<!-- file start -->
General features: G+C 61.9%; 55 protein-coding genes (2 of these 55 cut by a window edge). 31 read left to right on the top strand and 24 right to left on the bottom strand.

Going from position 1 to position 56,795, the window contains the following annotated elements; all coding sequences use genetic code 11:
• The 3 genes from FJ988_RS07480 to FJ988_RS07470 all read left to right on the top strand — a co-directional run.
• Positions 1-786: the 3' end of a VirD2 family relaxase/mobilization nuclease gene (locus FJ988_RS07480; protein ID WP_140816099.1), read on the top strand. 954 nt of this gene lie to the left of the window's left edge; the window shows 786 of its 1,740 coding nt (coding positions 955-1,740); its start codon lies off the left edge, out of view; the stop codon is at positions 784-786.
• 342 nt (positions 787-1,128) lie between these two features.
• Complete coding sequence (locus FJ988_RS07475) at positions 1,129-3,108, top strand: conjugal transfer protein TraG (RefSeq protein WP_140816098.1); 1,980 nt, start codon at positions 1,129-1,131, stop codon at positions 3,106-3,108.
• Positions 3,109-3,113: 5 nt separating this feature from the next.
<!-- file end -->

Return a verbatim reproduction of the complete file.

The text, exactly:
General features: G+C 61.9%; 55 protein-coding genes (2 of these 55 cut by a window edge). 31 read left to right on the top strand and 24 right to left on the bottom strand.

Going from position 1 to position 56,795, the window contains the following annotated elements; all coding sequences use genetic code 11:
• The 3 genes from FJ988_RS07480 to FJ988_RS07470 all read left to right on the top strand — a co-directional run.
• Positions 1-786: the 3' end of a VirD2 family relaxase/mobilization nuclease gene (locus FJ988_RS07480; protein ID WP_140816099.1), read on the top strand. 954 nt of this gene lie to the left of the window's left edge; the window shows 786 of its 1,740 coding nt (coding positions 955-1,740); its start codon lies off the left edge, out of view; the stop codon is at positions 784-786.
• 342 nt (positions 787-1,128) lie between these two features.
• Complete coding sequence (locus FJ988_RS07475) at positions 1,129-3,108, top strand: conjugal transfer protein TraG (RefSeq protein WP_140816098.1); 1,980 nt, start codon at positions 1,129-1,131, stop codon at positions 3,106-3,108.
• Positions 3,109-3,113: 5 nt separating this feature from the next.